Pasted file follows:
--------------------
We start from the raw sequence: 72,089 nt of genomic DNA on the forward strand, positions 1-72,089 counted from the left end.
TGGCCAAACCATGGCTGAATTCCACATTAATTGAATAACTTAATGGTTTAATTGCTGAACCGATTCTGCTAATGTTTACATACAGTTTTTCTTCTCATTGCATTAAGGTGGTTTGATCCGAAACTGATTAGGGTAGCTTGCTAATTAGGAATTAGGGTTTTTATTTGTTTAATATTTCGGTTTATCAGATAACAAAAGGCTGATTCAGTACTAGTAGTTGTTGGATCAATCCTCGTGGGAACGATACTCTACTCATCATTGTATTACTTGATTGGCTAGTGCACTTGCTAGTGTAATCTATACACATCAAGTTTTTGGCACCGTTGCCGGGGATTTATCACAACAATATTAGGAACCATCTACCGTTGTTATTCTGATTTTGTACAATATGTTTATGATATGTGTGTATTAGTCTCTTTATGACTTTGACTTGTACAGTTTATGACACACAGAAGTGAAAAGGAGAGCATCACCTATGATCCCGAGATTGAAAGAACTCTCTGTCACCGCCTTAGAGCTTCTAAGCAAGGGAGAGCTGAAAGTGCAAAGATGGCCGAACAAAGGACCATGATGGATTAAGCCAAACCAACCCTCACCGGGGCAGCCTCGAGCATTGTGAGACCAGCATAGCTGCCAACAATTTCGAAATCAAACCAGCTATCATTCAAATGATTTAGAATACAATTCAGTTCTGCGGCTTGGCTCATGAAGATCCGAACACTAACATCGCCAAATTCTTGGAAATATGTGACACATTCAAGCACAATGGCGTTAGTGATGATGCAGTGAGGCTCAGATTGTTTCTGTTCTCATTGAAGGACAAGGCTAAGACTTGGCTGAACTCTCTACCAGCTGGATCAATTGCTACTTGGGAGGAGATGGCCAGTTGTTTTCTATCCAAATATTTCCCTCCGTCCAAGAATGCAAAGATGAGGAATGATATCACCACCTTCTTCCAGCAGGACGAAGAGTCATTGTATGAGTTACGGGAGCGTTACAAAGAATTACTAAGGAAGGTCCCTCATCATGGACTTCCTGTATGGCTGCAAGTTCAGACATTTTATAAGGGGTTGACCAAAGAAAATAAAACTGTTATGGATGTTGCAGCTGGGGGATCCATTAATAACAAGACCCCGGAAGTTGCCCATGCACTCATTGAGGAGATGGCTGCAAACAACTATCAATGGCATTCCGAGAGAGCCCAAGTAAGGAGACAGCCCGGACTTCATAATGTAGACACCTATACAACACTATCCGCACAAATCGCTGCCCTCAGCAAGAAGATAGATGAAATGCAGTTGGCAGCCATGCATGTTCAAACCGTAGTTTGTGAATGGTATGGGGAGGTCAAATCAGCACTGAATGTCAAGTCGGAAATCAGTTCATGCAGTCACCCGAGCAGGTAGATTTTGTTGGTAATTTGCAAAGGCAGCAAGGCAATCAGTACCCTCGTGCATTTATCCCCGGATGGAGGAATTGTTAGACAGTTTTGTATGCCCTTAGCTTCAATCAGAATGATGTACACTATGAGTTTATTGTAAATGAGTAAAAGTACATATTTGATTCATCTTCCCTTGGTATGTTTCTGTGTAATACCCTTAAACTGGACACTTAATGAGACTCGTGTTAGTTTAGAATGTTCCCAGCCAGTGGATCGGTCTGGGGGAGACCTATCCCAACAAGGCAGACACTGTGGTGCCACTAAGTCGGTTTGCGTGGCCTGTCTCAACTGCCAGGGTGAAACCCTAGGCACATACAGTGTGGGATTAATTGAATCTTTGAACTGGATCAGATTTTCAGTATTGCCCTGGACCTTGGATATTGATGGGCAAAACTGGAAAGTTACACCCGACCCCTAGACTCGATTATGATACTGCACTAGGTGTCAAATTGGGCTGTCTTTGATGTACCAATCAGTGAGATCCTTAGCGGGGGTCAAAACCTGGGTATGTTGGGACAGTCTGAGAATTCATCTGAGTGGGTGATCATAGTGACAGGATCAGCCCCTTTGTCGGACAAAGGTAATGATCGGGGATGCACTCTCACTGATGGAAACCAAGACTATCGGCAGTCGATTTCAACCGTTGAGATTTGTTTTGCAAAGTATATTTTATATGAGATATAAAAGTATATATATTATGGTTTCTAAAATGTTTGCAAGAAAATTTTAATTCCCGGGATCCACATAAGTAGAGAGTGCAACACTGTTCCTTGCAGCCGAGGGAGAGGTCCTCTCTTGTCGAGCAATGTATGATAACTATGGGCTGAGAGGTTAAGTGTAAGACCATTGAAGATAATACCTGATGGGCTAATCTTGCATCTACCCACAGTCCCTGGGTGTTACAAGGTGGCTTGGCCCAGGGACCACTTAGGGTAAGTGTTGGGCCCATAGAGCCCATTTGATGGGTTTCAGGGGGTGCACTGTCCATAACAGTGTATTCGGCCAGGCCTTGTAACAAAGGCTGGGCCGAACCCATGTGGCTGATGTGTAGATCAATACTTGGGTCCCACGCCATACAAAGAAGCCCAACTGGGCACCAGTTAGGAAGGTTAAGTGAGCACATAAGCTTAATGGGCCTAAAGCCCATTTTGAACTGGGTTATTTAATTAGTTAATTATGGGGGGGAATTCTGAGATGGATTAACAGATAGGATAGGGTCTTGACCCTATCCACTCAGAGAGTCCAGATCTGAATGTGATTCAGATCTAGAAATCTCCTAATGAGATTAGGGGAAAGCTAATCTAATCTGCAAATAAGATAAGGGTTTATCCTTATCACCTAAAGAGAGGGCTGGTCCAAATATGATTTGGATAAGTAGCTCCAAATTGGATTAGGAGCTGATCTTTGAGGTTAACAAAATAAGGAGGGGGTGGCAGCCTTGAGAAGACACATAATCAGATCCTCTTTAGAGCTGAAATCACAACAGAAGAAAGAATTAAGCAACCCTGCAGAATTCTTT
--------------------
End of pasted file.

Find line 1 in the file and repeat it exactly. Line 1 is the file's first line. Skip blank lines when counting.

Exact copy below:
We start from the raw sequence: 72,089 nt of genomic DNA on the forward strand, positions 1-72,089 counted from the left end.